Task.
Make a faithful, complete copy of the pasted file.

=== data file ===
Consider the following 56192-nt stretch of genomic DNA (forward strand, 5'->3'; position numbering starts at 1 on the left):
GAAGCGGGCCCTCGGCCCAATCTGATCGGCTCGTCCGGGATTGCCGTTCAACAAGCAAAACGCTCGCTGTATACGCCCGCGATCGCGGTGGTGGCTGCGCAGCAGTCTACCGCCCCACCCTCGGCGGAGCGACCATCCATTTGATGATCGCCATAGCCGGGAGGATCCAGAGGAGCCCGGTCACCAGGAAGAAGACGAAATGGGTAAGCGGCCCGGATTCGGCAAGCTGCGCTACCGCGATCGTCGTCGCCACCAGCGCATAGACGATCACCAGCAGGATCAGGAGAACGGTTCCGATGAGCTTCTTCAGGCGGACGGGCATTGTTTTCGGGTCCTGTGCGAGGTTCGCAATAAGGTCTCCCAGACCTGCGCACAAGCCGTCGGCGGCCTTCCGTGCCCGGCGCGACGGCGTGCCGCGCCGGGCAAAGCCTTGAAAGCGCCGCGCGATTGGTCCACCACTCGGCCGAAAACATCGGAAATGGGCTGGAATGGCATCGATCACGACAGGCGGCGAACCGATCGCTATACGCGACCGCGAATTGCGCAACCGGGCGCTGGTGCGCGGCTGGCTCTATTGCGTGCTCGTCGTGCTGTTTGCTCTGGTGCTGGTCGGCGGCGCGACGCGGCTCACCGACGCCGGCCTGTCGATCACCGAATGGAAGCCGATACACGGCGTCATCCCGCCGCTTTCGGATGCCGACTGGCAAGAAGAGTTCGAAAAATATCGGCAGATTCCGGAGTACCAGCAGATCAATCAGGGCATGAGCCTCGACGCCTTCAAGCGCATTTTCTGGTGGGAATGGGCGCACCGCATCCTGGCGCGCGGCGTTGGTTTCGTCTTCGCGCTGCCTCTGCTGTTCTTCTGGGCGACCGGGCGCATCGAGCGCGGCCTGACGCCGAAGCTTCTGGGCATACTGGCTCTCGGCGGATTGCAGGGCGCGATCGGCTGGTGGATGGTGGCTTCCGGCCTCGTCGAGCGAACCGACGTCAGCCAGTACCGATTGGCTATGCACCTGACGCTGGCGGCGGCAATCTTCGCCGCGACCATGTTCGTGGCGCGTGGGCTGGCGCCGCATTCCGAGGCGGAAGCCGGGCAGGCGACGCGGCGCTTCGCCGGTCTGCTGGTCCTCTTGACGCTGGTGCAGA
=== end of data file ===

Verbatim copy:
Consider the following 56192-nt stretch of genomic DNA (forward strand, 5'->3'; position numbering starts at 1 on the left):
GAAGCGGGCCCTCGGCCCAATCTGATCGGCTCGTCCGGGATTGCCGTTCAACAAGCAAAACGCTCGCTGTATACGCCCGCGATCGCGGTGGTGGCTGCGCAGCAGTCTACCGCCCCACCCTCGGCGGAGCGACCATCCATTTGATGATCGCCATAGCCGGGAGGATCCAGAGGAGCCCGGTCACCAGGAAGAAGACGAAATGGGTAAGCGGCCCGGATTCGGCAAGCTGCGCTACCGCGATCGTCGTCGCCACCAGCGCATAGACGATCACCAGCAGGATCAGGAGAACGGTTCCGATGAGCTTCTTCAGGCGGACGGGCATTGTTTTCGGGTCCTGTGCGAGGTTCGCAATAAGGTCTCCCAGACCTGCGCACAAGCCGTCGGCGGCCTTCCGTGCCCGGCGCGACGGCGTGCCGCGCCGGGCAAAGCCTTGAAAGCGCCGCGCGATTGGTCCACCACTCGGCCGAAAACATCGGAAATGGGCTGGAATGGCATCGATCACGACAGGCGGCGAACCGATCGCTATACGCGACCGCGAATTGCGCAACCGGGCGCTGGTGCGCGGCTGGCTCTATTGCGTGCTCGTCGTGCTGTTTGCTCTGGTGCTGGTCGGCGGCGCGACGCGGCTCACCGACGCCGGCCTGTCGATCACCGAATGGAAGCCGATACACGGCGTCATCCCGCCGCTTTCGGATGCCGACTGGCAAGAAGAGTTCGAAAAATATCGGCAGATTCCGGAGTACCAGCAGATCAATCAGGGCATGAGCCTCGACGCCTTCAAGCGCATTTTCTGGTGGGAATGGGCGCACCGCATCCTGGCGCGCGGCGTTGGTTTCGTCTTCGCGCTGCCTCTGCTGTTCTTCTGGGCGACCGGGCGCATCGAGCGCGGCCTGACGCCGAAGCTTCTGGGCATACTGGCTCTCGGCGGATTGCAGGGCGCGATCGGCTGGTGGATGGTGGCTTCCGGCCTCGTCGAGCGAACCGACGTCAGCCAGTACCGATTGGCTATGCACCTGACGCTGGCGGCGGCAATCTTCGCCGCGACCATGTTCGTGGCGCGTGGGCTGGCGCCGCATTCCGAGGCGGAAGCCGGGCAGGCGACGCGGCGCTTCGCCGGTCTGCTGGTCCTCTTGACGCTGGTGCAGA